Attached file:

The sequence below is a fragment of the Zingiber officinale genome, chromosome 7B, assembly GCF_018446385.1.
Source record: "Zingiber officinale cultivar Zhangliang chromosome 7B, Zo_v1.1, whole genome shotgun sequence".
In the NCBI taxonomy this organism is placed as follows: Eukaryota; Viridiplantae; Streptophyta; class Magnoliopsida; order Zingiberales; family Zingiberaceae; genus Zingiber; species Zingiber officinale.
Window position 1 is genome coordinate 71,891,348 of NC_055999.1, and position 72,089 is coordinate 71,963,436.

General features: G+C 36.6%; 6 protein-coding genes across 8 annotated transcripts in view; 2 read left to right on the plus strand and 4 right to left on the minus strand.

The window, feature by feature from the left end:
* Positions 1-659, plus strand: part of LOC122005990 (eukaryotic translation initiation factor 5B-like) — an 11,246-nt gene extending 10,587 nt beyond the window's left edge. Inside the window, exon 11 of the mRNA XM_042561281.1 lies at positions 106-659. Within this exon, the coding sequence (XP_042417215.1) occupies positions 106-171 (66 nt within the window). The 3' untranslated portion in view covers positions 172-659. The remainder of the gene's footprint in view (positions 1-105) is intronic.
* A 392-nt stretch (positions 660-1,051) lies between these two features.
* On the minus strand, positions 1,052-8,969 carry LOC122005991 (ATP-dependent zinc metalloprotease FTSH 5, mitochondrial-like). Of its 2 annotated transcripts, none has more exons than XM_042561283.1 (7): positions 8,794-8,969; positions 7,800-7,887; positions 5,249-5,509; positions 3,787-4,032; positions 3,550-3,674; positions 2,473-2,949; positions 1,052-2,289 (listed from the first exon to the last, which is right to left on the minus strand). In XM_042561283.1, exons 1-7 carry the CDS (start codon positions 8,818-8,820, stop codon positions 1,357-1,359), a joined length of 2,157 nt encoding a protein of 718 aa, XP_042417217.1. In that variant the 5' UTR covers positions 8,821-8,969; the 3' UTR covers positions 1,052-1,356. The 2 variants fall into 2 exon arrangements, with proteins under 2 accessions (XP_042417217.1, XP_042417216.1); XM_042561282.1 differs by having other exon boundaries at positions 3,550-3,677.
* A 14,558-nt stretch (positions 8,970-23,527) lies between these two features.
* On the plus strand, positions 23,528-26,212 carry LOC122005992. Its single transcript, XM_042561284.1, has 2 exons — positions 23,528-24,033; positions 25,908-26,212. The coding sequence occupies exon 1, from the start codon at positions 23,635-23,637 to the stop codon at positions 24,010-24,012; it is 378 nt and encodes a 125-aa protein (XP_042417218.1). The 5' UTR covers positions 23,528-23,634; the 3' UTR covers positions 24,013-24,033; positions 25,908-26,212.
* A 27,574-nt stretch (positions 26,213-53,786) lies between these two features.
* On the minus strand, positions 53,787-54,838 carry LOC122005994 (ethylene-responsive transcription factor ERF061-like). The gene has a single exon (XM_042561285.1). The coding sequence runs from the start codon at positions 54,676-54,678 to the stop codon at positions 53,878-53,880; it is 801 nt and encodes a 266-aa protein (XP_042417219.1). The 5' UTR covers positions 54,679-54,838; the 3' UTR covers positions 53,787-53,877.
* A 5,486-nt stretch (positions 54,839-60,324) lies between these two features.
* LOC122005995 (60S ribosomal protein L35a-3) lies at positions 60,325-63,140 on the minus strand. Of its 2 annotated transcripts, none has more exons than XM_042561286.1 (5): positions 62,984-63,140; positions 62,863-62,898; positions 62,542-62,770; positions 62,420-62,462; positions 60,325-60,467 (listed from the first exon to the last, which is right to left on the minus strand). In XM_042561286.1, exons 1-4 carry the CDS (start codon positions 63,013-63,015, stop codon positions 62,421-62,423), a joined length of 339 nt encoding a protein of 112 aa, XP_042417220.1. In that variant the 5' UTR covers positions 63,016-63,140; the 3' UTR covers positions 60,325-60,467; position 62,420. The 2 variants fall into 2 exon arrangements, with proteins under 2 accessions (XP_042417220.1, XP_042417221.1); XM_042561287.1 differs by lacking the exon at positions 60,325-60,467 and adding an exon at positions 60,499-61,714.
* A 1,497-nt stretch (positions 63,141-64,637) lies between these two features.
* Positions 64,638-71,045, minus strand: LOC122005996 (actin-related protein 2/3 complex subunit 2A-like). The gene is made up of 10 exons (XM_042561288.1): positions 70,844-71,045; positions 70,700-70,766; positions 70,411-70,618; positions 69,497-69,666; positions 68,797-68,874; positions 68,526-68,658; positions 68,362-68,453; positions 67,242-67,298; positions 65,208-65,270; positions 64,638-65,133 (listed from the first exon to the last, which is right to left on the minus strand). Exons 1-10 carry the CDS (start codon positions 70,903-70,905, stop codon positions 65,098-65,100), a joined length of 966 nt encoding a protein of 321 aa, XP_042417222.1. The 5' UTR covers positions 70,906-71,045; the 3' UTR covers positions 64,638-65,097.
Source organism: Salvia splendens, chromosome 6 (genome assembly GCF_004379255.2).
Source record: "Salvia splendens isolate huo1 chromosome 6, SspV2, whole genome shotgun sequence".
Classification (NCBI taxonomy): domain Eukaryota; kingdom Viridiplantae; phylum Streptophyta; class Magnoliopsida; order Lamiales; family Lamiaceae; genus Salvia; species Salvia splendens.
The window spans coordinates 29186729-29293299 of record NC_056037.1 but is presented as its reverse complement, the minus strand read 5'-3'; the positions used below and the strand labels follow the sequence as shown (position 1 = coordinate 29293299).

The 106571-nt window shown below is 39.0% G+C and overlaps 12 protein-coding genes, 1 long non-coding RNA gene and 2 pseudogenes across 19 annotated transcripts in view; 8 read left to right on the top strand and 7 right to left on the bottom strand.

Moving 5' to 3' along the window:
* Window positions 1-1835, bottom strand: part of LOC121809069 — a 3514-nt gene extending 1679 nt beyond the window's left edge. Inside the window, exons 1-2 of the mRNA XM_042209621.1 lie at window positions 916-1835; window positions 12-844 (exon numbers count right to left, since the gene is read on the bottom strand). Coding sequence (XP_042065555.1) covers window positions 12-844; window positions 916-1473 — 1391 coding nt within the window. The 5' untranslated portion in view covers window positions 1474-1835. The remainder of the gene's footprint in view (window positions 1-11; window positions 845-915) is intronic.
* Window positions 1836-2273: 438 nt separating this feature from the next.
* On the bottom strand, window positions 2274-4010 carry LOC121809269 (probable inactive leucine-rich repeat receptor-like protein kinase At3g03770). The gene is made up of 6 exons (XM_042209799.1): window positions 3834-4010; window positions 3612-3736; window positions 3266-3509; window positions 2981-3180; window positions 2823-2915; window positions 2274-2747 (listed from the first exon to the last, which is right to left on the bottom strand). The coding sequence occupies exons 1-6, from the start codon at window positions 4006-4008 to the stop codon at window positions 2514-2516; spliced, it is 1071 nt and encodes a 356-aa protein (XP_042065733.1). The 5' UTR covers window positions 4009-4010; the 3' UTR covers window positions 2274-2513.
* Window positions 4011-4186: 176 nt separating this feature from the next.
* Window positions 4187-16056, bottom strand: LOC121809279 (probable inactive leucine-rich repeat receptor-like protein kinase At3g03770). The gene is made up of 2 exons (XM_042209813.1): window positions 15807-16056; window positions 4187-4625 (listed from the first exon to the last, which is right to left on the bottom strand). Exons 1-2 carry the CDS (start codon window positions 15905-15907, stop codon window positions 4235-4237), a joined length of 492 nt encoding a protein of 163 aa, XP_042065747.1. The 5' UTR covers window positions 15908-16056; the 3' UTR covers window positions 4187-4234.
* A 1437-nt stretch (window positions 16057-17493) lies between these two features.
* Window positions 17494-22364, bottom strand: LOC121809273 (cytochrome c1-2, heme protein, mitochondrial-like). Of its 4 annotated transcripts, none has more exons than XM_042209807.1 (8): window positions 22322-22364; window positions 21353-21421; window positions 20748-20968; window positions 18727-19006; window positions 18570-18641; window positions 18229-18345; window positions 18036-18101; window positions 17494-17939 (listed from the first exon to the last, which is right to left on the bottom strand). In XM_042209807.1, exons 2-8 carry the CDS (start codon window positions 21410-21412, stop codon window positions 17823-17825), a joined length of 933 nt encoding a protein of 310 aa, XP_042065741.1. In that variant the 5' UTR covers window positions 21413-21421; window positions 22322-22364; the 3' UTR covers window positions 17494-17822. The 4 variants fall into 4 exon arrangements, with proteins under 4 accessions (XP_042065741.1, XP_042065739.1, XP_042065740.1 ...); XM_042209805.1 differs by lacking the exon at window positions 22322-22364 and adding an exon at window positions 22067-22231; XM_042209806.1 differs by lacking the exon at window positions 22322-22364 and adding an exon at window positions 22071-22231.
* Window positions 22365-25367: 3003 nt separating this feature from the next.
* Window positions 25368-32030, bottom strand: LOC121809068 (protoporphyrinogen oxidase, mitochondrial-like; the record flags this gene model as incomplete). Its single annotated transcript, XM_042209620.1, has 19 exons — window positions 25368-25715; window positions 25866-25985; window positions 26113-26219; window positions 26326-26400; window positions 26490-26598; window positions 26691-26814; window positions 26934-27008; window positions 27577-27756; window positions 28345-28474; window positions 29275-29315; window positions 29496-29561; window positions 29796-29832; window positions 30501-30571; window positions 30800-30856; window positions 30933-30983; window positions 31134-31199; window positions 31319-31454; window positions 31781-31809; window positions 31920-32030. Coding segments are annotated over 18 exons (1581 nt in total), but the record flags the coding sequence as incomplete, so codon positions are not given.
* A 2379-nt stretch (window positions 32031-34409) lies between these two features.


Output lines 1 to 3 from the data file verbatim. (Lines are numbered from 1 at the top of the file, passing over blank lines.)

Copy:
The sequence below is a fragment of the Zingiber officinale genome, chromosome 7B, assembly GCF_018446385.1.
Source record: "Zingiber officinale cultivar Zhangliang chromosome 7B, Zo_v1.1, whole genome shotgun sequence".
In the NCBI taxonomy this organism is placed as follows: Eukaryota; Viridiplantae; Streptophyta; class Magnoliopsida; order Zingiberales; family Zingiberaceae; genus Zingiber; species Zingiber officinale.